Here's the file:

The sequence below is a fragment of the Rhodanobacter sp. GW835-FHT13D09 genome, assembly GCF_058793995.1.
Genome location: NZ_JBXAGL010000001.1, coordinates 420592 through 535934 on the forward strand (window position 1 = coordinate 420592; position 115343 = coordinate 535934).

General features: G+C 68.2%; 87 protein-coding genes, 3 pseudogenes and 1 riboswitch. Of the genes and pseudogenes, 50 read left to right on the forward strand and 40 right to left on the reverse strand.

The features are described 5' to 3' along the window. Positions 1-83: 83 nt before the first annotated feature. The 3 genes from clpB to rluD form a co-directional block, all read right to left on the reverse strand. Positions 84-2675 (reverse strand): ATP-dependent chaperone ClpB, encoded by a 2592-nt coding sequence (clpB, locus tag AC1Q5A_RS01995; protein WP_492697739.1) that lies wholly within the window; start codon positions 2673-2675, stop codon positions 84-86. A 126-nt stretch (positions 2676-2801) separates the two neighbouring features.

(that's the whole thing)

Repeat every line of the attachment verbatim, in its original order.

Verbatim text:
The sequence below is a fragment of the Rhodanobacter sp. GW835-FHT13D09 genome, assembly GCF_058793995.1.
Genome location: NZ_JBXAGL010000001.1, coordinates 420592 through 535934 on the forward strand (window position 1 = coordinate 420592; position 115343 = coordinate 535934).

General features: G+C 68.2%; 87 protein-coding genes, 3 pseudogenes and 1 riboswitch. Of the genes and pseudogenes, 50 read left to right on the forward strand and 40 right to left on the reverse strand.

The features are described 5' to 3' along the window. Positions 1-83: 83 nt before the first annotated feature. The 3 genes from clpB to rluD form a co-directional block, all read right to left on the reverse strand. Positions 84-2675 (reverse strand): ATP-dependent chaperone ClpB, encoded by a 2592-nt coding sequence (clpB, locus tag AC1Q5A_RS01995; protein WP_492697739.1) that lies wholly within the window; start codon positions 2673-2675, stop codon positions 84-86. A 126-nt stretch (positions 2676-2801) separates the two neighbouring features.